Barge operators struggled to keep traffic flowing steadily on the drought-lowered Mississippi River as a proposal to divert water there from the Great Lakes met opposition.
But there was good news from Ohio: Low water levels are killing off mosquitoes.Independence Day traffic on the Mississippi was steady, with two groundings reported in the Memphis Tenn., area, Coast Guard spokesman Dave Schuster said Monday.
"They're losing hundreds of thousands of dollars each day. I guess they figure they've got to go no matter what," he said of lowboat operators who can move fewer barges because of shallow spots caused by the drought.
Dredging closed the river near Greenville, Miss., and north of Memphis, Schuster said.
In Wisconsin, Gov. Tommy G. Thompson has threatened to ask the U.S. Supreme Court to halt proposals for increased diversion of Lake Michigan water to replenish the shrinking Mississippi.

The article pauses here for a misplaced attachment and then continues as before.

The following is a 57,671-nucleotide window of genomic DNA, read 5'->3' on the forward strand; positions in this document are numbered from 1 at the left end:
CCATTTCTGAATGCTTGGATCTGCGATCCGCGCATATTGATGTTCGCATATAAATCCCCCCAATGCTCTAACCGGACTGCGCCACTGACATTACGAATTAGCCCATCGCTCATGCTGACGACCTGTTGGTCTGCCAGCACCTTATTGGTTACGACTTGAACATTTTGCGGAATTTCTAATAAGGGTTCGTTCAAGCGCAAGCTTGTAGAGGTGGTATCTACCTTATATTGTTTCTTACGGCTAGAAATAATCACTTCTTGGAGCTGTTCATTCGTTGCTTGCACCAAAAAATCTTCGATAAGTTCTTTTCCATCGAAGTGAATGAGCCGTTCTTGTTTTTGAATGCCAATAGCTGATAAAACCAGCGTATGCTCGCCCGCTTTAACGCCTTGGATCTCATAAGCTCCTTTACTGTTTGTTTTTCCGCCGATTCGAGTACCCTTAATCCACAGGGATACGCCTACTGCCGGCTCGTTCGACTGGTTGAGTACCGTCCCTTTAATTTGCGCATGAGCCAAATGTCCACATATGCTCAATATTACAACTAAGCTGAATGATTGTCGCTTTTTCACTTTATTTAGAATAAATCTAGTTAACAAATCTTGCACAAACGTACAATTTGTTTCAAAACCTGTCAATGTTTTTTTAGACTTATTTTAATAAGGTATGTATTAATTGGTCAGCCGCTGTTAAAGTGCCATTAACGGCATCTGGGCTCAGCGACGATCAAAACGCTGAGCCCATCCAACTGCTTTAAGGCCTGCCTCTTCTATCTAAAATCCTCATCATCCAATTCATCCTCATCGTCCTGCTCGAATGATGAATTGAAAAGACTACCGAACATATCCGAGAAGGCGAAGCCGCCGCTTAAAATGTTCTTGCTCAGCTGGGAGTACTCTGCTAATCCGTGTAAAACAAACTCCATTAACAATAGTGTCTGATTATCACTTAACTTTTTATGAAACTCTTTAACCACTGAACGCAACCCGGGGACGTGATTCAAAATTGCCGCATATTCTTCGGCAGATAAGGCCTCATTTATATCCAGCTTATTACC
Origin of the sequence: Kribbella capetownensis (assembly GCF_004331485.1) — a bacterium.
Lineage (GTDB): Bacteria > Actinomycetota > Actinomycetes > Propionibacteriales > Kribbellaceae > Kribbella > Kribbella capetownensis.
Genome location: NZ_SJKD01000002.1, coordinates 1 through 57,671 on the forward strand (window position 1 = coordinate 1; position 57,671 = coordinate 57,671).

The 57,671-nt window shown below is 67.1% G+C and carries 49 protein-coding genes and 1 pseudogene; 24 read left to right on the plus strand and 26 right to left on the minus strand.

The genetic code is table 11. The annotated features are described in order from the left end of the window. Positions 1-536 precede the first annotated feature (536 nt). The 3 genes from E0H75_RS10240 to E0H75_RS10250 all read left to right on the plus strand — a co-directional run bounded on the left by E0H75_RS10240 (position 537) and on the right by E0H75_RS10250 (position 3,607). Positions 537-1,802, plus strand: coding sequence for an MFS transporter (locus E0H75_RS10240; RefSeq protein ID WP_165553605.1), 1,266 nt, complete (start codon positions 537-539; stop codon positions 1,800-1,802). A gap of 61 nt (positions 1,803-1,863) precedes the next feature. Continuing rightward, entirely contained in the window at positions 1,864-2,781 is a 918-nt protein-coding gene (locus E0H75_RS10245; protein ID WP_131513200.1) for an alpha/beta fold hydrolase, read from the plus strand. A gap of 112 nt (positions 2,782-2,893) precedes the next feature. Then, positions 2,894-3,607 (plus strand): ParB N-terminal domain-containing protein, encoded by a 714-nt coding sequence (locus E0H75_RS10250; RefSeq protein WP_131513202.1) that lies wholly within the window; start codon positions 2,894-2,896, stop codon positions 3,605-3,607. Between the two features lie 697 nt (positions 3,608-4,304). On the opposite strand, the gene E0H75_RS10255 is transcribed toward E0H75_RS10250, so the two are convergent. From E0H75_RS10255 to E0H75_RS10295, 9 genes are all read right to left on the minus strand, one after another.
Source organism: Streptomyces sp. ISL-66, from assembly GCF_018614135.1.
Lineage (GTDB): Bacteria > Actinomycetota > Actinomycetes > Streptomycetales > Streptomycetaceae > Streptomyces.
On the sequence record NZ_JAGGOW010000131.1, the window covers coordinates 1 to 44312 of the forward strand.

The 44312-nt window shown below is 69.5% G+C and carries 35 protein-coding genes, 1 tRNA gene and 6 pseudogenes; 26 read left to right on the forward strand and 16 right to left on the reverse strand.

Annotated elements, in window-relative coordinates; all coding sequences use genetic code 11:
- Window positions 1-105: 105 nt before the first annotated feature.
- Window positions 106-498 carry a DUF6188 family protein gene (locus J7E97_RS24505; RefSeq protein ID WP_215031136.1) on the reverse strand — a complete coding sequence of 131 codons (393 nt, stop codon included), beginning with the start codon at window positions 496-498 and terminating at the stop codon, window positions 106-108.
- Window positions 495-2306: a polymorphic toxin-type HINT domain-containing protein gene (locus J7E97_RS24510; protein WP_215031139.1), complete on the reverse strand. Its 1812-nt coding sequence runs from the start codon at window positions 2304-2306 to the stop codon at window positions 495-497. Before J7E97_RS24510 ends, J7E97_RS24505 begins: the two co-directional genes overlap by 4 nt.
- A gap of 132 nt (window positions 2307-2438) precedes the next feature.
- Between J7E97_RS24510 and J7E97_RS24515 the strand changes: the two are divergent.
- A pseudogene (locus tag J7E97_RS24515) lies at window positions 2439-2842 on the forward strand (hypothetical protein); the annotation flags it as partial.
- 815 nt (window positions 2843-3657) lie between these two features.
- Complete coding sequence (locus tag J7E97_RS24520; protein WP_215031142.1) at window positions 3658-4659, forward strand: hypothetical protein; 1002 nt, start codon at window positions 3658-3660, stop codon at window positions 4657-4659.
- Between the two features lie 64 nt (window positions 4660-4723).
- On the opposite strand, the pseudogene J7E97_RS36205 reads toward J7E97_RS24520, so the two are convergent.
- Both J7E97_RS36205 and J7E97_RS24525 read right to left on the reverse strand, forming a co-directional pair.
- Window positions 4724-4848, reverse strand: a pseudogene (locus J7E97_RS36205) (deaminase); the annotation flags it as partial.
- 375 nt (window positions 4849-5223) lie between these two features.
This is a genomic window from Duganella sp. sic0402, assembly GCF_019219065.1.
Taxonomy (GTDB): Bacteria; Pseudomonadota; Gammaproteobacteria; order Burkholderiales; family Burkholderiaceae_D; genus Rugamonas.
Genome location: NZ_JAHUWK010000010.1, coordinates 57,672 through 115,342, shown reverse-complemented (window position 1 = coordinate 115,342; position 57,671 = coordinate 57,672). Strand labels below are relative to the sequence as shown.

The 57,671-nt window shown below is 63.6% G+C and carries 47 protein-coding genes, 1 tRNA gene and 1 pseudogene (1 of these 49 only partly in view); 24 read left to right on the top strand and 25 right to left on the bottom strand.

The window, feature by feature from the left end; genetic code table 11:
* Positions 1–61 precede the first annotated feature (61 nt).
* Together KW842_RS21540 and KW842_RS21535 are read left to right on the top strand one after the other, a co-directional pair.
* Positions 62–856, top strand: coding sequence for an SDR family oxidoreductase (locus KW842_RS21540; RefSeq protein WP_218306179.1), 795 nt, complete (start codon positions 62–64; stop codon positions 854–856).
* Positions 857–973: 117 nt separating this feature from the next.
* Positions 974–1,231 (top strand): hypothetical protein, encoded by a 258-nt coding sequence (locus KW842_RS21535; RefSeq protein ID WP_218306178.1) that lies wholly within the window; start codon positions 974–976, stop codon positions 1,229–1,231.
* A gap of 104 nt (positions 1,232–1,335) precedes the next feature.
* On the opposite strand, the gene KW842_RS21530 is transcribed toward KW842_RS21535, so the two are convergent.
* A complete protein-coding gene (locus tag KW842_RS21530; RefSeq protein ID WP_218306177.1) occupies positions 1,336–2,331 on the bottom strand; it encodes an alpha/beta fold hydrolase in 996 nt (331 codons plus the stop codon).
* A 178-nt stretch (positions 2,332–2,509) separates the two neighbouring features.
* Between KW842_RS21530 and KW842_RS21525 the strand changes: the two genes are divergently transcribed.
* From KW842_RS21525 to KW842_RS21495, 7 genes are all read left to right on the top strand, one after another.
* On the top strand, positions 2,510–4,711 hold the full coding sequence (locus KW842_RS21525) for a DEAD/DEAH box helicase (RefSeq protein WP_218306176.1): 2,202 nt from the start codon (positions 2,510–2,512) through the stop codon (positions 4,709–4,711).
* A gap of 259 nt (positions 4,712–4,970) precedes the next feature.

An aide said the governor fears temporary diversion through Chicago and down the Illinois River in response to the current drought might become a permanent practice. He said the move is also a feint to get more water to disperse river waste in the Chicago area.
Thompson had received reports the Army Corps of Engineers might quadruple the diversion at Chicago in the next few days to fight the low-water conditions troubling Mississippi River barge tows, said James Klauser, secretary of the Department of Administration.
"The navigation of (sewage) down the Chicago River is the only navigation issue here," he said. "It's solely a matter of flushing Chicago."
In Louisiana, environmental officials said they would monitor the Mississippi more closely for salt and toxic substances as the drought continues to decrease the freshwater flow.
Levels of toxic substances still are low, but the environmental agency will increase monthly sampling to weekly, a spokeswoman said.